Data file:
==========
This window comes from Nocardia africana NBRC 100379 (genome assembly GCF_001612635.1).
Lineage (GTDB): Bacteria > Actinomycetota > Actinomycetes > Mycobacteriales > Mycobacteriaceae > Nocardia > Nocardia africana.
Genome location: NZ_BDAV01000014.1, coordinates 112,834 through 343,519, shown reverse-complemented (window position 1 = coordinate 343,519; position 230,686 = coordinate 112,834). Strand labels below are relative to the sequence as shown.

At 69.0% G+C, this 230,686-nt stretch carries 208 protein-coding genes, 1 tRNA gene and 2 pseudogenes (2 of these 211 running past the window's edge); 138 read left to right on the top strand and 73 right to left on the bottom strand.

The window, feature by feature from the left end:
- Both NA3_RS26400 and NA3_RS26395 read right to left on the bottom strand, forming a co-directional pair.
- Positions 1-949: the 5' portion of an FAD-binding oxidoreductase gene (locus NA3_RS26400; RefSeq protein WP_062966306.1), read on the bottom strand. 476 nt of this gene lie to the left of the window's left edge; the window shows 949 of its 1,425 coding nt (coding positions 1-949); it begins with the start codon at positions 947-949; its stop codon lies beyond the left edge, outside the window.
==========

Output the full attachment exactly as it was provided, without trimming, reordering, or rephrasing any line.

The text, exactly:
This window comes from Nocardia africana NBRC 100379 (genome assembly GCF_001612635.1).
Lineage (GTDB): Bacteria > Actinomycetota > Actinomycetes > Mycobacteriales > Mycobacteriaceae > Nocardia > Nocardia africana.
Genome location: NZ_BDAV01000014.1, coordinates 112,834 through 343,519, shown reverse-complemented (window position 1 = coordinate 343,519; position 230,686 = coordinate 112,834). Strand labels below are relative to the sequence as shown.

At 69.0% G+C, this 230,686-nt stretch carries 208 protein-coding genes, 1 tRNA gene and 2 pseudogenes (2 of these 211 running past the window's edge); 138 read left to right on the top strand and 73 right to left on the bottom strand.

The window, feature by feature from the left end:
- Both NA3_RS26400 and NA3_RS26395 read right to left on the bottom strand, forming a co-directional pair.
- Positions 1-949: the 5' portion of an FAD-binding oxidoreductase gene (locus NA3_RS26400; RefSeq protein WP_062966306.1), read on the bottom strand. 476 nt of this gene lie to the left of the window's left edge; the window shows 949 of its 1,425 coding nt (coding positions 1-949); it begins with the start codon at positions 947-949; its stop codon lies beyond the left edge, outside the window.